Beside its multi-centuries towns and splendid countryside, Tuscany is also famous for its wineries. A different but wonderful way to get to know it, it's to plan a food and wine holiday discovering its great wines.
And in all honesty, who wouldn't feel like touring the Tuscan countryside and the various wineries to taste whites, reds, sparkling wines and whatever else might come to mind?
Among ancient vineyards, organic and biodynamic cultivation, avant-garde architectural and energy cellars, our recommendations produce Chianti Classico, Brunello di Montalcino and Nobile di Montepulciano
Most of us enjoy wine with friends at a delicious meal, or on its own at a well-stocked wine bar. But it doesn’t just appear on the menu by magic! There’s a very long, meticulous process to get wine from terrior to table, and there are countless people whose job it is to make that process runs smoothly. With this in mind, we thought we’d tell you about one of the interesting individuals in the wine industry, and find out what he loves about working in viticulture.
Literally meaning “over the Po river”, Oltrepò Pavese is a tranquil area of the Lombardy region in Northern Italy. It is often referred to as the “Tuscany of the North”, yet unlike its regional competitor, it is less known to tourists, making it a more peaceful alternative and offering visitors an authentic, local, Italian experience. Still not convinced? C heck out our top reasons why you should visit Oltrepò Pavese below!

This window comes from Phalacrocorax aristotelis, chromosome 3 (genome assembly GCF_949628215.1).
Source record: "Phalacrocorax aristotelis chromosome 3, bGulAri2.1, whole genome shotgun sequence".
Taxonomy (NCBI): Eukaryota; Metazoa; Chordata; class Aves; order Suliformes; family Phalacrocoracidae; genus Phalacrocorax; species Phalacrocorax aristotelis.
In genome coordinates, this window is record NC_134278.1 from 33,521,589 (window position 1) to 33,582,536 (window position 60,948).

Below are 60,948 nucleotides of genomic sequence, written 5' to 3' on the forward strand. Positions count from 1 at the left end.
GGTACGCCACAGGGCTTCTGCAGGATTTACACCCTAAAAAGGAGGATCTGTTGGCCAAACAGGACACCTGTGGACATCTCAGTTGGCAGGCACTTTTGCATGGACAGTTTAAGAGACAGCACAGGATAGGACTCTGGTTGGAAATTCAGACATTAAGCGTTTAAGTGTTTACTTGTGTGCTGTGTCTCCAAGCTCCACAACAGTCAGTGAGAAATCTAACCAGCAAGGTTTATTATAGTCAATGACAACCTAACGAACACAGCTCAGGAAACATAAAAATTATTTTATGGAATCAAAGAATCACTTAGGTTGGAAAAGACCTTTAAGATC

Throughout history, a lot of thought has been put into the artwork that is used to attract us to our favourite wines - after all, they do say we taste with our eyes first! – so we decided to take a look at our favourite two “stories behind sketches” that adorn and market some of Italy’s top wine products.
Who said wine wasn’t a religious experience? Well, whoever it was, a trip to Canelli would certainly change their mind. This small, charming village in the Italian region of Piedmont is home to multiple subterranean wine cellars, which date back to the 18th Centiry and have come to be affectionately known as “wine cathedrals”.
If you’ve started to research wine and wine-making, you may have come across the peculiar term of biodynamic viticulture. Though it may sound like a scary, complex, scientific process, it is in fact an alternative, holistic approach to wine making that is extremely fascinating! So, we’ve put together the who, what, where and why of biodynamic viticulture, so you can learn more about this innovative wine making technique!
If you’re looking for rolling vineyards, rural landscapes and medieval villages during your visit to Tuscany, then look no further than the Val d’Orcia in the south of the region. Recognised
as a UNESCO world heritage site since 2004, the Val d’Orcia has plenty to see, do and explore in this romantic destination, but we’ve rounded up four of our favourites just to get you started!